intricate

[in-tri-kit]
adjective
1.
having many interrelated parts or facets; entangled or involved: an intricate maze.
2.
complex; complicated; hard to understand, work, or make: an intricate machine.

Origin:
1375–1425; late Middle English < Latin intrīcātus, past participle of intrīcāre to entangle, equivalent to in- in-2 + trīc(ae) perplexities + -ātus -ate1

intricately, adverb
intricateness, noun
unintricate, adjective
unintricately, adverb
unintricateness, noun


1. knotty, tangled, labyrinthine.
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Based on the Random House Dictionary, © Random House, Inc. 2014.
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World English Dictionary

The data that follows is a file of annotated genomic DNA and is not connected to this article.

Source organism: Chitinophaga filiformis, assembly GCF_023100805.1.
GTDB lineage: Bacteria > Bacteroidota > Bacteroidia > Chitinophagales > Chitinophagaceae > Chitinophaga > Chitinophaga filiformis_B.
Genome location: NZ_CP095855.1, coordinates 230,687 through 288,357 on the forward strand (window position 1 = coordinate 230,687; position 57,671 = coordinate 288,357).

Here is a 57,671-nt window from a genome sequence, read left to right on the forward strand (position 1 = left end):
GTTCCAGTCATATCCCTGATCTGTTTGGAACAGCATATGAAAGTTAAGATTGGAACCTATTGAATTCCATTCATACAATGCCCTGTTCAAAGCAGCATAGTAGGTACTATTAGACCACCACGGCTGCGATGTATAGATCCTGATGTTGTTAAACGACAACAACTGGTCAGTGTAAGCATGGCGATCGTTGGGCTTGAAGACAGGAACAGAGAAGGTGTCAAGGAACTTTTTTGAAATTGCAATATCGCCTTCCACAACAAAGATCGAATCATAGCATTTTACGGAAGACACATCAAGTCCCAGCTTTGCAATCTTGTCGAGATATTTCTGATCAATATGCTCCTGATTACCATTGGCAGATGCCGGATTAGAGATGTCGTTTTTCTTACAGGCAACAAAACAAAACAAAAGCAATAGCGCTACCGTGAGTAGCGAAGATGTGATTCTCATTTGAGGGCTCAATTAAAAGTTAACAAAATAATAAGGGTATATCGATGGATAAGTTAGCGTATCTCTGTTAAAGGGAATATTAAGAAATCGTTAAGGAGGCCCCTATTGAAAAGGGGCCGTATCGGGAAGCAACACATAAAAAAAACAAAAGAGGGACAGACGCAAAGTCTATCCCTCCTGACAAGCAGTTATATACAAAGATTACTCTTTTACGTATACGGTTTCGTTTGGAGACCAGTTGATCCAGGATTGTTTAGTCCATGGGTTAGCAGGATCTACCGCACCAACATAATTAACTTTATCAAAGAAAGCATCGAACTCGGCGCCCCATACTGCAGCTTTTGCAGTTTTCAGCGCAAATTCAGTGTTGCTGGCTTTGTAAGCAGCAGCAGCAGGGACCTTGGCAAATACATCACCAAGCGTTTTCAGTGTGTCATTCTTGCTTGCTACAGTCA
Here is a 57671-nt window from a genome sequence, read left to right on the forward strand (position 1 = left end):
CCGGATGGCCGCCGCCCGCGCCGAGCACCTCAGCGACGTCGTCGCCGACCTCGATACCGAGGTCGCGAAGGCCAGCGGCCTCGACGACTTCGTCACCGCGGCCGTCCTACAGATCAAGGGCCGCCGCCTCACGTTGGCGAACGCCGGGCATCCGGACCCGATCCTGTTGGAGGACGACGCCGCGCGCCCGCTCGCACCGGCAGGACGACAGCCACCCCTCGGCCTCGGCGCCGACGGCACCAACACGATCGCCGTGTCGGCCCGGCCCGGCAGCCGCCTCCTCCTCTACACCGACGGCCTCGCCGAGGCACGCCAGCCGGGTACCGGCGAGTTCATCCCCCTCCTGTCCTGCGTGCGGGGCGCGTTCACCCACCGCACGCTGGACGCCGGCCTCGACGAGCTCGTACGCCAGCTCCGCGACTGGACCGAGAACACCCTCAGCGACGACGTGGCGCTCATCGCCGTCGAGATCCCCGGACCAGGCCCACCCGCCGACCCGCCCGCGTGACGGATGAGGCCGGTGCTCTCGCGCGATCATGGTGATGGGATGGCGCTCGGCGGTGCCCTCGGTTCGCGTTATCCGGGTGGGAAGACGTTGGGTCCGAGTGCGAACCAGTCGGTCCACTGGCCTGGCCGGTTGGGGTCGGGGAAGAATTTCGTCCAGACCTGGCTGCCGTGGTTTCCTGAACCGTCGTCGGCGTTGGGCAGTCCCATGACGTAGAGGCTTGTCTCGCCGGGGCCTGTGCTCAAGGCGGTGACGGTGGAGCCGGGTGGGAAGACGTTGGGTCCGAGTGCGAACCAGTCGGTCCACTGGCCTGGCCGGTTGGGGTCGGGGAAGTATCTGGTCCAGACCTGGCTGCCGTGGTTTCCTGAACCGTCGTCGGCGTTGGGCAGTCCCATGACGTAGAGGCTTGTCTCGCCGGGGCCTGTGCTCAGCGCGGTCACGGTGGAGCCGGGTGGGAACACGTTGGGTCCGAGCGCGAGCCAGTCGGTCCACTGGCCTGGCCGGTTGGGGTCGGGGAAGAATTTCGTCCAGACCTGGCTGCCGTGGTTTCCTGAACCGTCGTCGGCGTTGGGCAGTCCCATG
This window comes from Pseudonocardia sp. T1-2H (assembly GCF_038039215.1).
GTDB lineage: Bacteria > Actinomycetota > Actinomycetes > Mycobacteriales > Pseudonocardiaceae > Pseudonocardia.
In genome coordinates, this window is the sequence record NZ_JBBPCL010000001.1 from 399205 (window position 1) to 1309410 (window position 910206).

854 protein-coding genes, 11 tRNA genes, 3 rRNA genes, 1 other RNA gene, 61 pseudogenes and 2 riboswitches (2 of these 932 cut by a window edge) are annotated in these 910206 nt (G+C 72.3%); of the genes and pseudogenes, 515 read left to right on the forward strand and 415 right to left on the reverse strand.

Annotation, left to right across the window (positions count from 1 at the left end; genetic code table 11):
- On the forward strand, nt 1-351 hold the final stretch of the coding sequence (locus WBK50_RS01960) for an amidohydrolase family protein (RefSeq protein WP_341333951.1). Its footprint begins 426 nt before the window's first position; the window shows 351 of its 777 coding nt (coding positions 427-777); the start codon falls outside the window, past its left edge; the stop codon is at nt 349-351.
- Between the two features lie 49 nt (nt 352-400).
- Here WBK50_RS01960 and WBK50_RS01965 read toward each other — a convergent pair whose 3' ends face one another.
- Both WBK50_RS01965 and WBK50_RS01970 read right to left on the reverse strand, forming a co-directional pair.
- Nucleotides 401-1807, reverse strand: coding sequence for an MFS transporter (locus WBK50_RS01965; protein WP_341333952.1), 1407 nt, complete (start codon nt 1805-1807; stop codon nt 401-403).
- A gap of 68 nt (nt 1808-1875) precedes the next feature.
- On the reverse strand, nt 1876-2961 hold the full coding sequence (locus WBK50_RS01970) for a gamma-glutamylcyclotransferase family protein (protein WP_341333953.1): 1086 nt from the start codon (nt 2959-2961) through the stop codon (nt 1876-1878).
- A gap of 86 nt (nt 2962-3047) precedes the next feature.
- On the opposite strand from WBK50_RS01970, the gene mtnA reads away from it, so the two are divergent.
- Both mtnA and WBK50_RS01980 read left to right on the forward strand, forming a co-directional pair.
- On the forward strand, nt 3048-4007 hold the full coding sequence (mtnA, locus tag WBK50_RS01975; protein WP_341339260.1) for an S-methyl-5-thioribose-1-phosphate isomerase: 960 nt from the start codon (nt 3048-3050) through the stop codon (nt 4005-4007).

intricate (ˈɪntrɪkɪt)
 
adj
1.  difficult to understand; obscure; complex; puzzling
2.  entangled or involved: intricate patterns
 
[C15: from Latin intrīcāre to entangle, perplex, from in-² + trīcae trifles, perplexities]
 
'intricacy
 
n
 
'intricateness
 
n
 
'intricately
 
adv

Collins English Dictionary - Complete & Unabridged 10th Edition
2009 © William Collins Sons & Co. Ltd. 1979, 1986 © HarperCollins
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Etymonline
Word Origin & History

intricate
c.1470, from L. intricatus "entangled," pp. of intricare "to entangle, perplex, embarrass," from in- "in" + tricæ (pl.) "perplexities, hindrances, toys, tricks," of uncertain origin (cf. extricate).
Online Etymology Dictionary, © 2010 Douglas Harper
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Example sentences
The process is intricately choreographed, and timing is everything.
The shirt is usually white, intricately embroidered and plaited and made of
  cotton or linen.
We may have to wait for more intricately preserved fossils to be sure.
Human affairs have therefore been intricately related to water.
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